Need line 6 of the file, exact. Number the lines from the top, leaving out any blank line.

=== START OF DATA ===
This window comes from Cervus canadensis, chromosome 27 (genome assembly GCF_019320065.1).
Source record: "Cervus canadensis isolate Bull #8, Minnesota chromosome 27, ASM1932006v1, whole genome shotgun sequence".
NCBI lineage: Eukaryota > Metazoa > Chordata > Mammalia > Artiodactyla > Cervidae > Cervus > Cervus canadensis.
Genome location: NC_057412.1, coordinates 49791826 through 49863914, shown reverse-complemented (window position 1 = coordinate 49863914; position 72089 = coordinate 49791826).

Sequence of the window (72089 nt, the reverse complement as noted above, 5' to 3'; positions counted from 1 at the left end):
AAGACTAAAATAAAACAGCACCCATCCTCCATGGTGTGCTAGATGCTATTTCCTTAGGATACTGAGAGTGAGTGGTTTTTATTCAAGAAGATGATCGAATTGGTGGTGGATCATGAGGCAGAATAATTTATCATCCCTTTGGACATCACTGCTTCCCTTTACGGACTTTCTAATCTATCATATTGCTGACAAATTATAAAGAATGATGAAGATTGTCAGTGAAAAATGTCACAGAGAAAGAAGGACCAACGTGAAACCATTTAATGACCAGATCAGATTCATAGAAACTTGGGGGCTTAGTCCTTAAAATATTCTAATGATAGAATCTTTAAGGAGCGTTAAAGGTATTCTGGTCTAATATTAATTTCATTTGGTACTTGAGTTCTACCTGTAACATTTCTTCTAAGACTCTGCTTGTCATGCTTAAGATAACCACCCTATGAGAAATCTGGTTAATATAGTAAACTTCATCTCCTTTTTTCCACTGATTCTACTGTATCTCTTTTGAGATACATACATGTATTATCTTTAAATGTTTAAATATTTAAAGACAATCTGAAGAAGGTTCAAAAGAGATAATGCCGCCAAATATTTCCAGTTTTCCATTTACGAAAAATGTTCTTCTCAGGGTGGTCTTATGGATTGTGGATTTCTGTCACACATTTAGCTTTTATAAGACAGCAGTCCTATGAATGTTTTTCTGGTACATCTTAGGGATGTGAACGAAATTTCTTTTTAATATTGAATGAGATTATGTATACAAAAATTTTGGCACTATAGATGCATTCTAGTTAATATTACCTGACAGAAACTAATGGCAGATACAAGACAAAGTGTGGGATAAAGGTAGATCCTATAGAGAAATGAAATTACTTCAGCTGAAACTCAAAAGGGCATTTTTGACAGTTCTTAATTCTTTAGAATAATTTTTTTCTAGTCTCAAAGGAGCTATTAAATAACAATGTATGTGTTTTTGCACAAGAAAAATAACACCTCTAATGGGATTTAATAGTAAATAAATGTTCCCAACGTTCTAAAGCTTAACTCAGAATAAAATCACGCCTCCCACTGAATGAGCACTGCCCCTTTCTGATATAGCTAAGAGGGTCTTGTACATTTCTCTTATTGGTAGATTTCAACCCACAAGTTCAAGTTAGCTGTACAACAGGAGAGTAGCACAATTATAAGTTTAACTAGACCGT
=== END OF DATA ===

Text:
AAGACTAAAATAAAACAGCACCCATCCTCCATGGTGTGCTAGATGCTATTTCCTTAGGATACTGAGAGTGAGTGGTTTTTATTCAAGAAGATGATCGAATTGGTGGTGGATCATGAGGCAGAATAATTTATCATCCCTTTGGACATCACTGCTTCCCTTTACGGACTTTCTAATCTATCATATTGCTGACAAATTATAAAGAATGATGAAGATTGTCAGTGAAAAATGTCACAGAGAAAGAAGGACCAACGTGAAACCATTTAATGACCAGATCAGATTCATAGAAACTTGGGGGCTTAGTCCTTAAAATATTCTAATGATAGAATCTTTAAGGAGCGTTAAAGGTATTCTGGTCTAATATTAATTTCATTTGGTACTTGAGTTCTACCTGTAACATTTCTTCTAAGACTCTGCTTGTCATGCTTAAGATAACCACCCTATGAGAAATCTGGTTAATATAGTAAACTTCATCTCCTTTTTTCCACTGATTCTACTGTATCTCTTTTGAGATACATACATGTATTATCTTTAAATGTTTAAATATTTAAAGACAATCTGAAGAAGGTTCAAAAGAGATAATGCCGCCAAATATTTCCAGTTTTCCATTTACGAAAAATGTTCTTCTCAGGGTGGTCTTATGGATTGTGGATTTCTGTCACACATTTAGCTTTTATAAGACAGCAGTCCTATGAATGTTTTTCTGGTACATCTTAGGGATGTGAACGAAATTTCTTTTTAATATTGAATGAGATTATGTATACAAAAATTTTGGCACTATAGATGCATTCTAGTTAATATTACCTGACAGAAACTAATGGCAGATACAAGACAAAGTGTGGGATAAAGGTAGATCCTATAGAGAAATGAAATTACTTCAGCTGAAACTCAAAAGGGCATTTTTGACAGTTCTTAATTCTTTAGAATAATTTTTTTCTAGTCTCAAAGGAGCTATTAAATAACAATGTATGTGTTTTTGCACAAGAAAAATAACACCTCTAATGGGATTTAATAGTAAATAAATGTTCCCAACGTTCTAAAGCTTAACTCAGAATAAAATCACGCCTCCCACTGAATGAGCACTGCCCCTTTCTGATATAGCTAAGAGGGTCTTGTACATTTCTCTTATTGGTAGATTTCAACCCACAAGTTCAAGTTAGCTGTACAACAGGAGAGTAGCACAATTATAAGTTTAACTAGACCGT